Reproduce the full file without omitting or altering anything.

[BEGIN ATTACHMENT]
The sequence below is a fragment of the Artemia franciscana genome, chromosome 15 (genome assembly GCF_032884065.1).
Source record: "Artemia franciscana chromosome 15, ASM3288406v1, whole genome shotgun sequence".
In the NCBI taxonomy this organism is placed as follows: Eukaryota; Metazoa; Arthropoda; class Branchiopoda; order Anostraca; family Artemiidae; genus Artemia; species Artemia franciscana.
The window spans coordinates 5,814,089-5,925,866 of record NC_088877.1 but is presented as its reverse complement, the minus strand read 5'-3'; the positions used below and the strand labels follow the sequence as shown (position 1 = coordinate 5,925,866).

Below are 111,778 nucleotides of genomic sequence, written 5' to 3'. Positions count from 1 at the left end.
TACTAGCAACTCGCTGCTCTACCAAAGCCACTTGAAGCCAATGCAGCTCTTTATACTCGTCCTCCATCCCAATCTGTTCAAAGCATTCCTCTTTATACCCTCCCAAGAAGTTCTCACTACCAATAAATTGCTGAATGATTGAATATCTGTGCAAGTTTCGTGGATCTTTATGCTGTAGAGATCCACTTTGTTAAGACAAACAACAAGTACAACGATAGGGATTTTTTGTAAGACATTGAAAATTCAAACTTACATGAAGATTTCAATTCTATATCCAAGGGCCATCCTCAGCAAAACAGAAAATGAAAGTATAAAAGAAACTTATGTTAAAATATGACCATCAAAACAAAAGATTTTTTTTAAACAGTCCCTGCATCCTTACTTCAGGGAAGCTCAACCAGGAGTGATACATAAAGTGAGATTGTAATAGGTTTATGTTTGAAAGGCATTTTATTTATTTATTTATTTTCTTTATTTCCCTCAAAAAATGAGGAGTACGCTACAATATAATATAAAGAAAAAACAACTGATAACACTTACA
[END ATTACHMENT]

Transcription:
The sequence below is a fragment of the Artemia franciscana genome, chromosome 15 (genome assembly GCF_032884065.1).
Source record: "Artemia franciscana chromosome 15, ASM3288406v1, whole genome shotgun sequence".
In the NCBI taxonomy this organism is placed as follows: Eukaryota; Metazoa; Arthropoda; class Branchiopoda; order Anostraca; family Artemiidae; genus Artemia; species Artemia franciscana.
The window spans coordinates 5,814,089-5,925,866 of record NC_088877.1 but is presented as its reverse complement, the minus strand read 5'-3'; the positions used below and the strand labels follow the sequence as shown (position 1 = coordinate 5,925,866).

Below are 111,778 nucleotides of genomic sequence, written 5' to 3'. Positions count from 1 at the left end.
TACTAGCAACTCGCTGCTCTACCAAAGCCACTTGAAGCCAATGCAGCTCTTTATACTCGTCCTCCATCCCAATCTGTTCAAAGCATTCCTCTTTATACCCTCCCAAGAAGTTCTCACTACCAATAAATTGCTGAATGATTGAATATCTGTGCAAGTTTCGTGGATCTTTATGCTGTAGAGATCCACTTTGTTAAGACAAACAACAAGTACAACGATAGGGATTTTTTGTAAGACATTGAAAATTCAAACTTACATGAAGATTTCAATTCTATATCCAAGGGCCATCCTCAGCAAAACAGAAAATGAAAGTATAAAAGAAACTTATGTTAAAATATGACCATCAAAACAAAAGATTTTTTTTAAACAGTCCCTGCATCCTTACTTCAGGGAAGCTCAACCAGGAGTGATACATAAAGTGAGATTGTAATAGGTTTATGTTTGAAAGGCATTTTATTTATTTATTTATTTTCTTTATTTCCCTCAAAAAATGAGGAGTACGCTACAATATAATATAAAGAAAAAACAACTGATAACACTTACA